The research interests of Jennifer Snaman, MD, MS, include decision-making and communication needs in adolescent and young adult (AYA) patients with advanced cancer, with an aim to improve goal-concordant care in this population. She is also interested in understanding the early grief experience of parents following the death of a child from cancer and developing interventions aimed at improving support for this population to mitigate negative short- and long-term psychosocial outcomes.

    Christina Ullrich, MD MPH, is currently investigating the palliative care needs and patient-reported outcomes of children who undergo intensive and restorative care such as HSCT.

    The NIH-funded research program of Joanne Wolfe, MD, MPH, is aimed at easing suffering and enhancing wellbeing in children with serious illness and their families. She currently leads the multicentered PediQUEST Response Trial, aimed at improving quality of life in children with advanced cancer through e-PROMS and early integration of palliative care, and co-leads the Pediatric Palliative Care Research Network SHARE Project, which prospectively collects PROMs from families receiving specialty palliative care. Wolfe also co-leads the multinational Pediatric Palliative Care Research Network, which fosters collaboration and support of early career faculty. She is a committed mentor for several investigators in pediatric palliative care research.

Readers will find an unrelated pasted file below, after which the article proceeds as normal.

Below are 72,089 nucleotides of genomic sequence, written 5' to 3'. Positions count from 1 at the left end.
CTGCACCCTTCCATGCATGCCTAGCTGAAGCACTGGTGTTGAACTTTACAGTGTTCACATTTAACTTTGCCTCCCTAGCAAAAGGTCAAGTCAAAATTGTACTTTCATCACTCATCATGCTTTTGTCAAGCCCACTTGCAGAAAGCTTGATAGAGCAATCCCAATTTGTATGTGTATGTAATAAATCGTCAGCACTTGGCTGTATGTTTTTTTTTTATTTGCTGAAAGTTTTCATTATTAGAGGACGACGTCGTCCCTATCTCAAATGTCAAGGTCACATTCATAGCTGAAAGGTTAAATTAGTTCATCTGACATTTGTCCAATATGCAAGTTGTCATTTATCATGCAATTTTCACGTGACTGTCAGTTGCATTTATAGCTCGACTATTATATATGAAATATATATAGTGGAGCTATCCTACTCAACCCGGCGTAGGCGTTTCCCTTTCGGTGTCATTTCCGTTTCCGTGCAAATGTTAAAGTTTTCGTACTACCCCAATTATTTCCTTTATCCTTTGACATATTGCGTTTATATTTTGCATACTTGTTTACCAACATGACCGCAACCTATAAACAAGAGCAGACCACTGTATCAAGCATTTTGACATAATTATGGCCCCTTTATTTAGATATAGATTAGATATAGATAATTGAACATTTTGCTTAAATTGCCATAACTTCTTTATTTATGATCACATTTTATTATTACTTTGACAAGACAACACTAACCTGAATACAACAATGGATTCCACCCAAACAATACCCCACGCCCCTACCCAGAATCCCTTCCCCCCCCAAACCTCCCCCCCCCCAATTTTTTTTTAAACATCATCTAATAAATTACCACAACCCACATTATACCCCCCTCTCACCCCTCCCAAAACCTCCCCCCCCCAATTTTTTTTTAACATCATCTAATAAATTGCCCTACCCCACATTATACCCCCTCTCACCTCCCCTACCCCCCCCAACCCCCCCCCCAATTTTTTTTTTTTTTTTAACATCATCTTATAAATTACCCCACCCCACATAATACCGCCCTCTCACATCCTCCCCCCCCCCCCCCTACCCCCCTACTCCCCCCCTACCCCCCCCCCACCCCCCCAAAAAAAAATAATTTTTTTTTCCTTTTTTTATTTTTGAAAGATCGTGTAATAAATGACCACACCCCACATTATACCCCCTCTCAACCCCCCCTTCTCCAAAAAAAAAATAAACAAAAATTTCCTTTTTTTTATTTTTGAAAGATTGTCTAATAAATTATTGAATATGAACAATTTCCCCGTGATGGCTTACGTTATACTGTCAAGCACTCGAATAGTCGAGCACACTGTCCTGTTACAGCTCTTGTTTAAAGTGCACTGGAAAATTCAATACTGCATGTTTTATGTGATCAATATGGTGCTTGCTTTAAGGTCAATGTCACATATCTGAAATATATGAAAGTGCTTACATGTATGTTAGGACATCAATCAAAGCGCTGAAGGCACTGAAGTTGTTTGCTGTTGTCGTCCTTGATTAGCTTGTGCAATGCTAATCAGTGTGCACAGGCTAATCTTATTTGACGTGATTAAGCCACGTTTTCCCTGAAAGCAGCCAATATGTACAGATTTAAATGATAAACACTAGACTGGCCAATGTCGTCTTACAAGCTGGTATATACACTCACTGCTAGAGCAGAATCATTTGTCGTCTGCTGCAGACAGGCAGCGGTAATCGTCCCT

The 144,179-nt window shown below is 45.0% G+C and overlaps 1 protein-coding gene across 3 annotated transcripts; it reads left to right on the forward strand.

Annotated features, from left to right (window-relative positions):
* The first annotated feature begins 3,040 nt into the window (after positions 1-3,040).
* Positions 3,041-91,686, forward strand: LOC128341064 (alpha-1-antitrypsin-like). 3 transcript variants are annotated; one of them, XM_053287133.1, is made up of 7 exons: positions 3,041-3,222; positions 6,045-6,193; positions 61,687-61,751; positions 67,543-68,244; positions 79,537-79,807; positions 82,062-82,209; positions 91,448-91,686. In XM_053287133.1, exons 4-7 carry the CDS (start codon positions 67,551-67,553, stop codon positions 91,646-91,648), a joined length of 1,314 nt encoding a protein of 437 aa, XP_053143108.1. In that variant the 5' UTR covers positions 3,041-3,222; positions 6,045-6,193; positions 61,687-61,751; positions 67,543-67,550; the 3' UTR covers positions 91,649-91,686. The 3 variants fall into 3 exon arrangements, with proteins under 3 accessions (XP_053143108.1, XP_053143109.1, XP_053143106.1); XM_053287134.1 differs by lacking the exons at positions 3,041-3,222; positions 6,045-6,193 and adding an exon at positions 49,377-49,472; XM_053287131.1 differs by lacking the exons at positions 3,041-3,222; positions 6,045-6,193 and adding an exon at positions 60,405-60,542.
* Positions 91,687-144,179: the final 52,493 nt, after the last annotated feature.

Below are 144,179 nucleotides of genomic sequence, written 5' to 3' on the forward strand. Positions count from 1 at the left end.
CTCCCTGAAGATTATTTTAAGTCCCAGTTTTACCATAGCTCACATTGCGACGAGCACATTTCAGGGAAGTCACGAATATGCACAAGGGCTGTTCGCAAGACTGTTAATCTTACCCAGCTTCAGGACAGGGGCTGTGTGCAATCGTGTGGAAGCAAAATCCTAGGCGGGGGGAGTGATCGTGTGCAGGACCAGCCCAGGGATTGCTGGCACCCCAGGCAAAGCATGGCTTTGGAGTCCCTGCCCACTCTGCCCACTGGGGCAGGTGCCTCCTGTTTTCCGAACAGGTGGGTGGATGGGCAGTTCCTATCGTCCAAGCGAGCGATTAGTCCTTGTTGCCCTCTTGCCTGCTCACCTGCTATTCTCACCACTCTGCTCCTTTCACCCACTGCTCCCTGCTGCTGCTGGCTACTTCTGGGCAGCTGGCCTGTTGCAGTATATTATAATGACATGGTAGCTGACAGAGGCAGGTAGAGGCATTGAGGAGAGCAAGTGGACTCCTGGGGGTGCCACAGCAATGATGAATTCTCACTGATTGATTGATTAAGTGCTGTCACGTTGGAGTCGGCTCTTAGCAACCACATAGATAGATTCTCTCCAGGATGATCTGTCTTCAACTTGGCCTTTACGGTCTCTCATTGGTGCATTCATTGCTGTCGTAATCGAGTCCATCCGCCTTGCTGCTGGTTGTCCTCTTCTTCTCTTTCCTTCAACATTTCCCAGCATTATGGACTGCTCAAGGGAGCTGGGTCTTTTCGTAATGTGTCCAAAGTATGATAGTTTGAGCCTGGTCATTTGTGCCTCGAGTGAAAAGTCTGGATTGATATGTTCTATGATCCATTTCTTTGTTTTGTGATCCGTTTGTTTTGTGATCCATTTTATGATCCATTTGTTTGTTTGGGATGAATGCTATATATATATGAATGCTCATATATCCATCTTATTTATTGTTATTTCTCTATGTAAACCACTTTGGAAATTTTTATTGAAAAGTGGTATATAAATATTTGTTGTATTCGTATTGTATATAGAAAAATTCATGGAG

Improving Health Outcomes

    The research of Lindsay Frazier, MD, ScM, centers on four areas relevant to Population Sciences:

    • Germ cell tumors: Building an international consortium, one function of which is a data commons that supports clinical and translational trial development, health outcomes, and survivorship research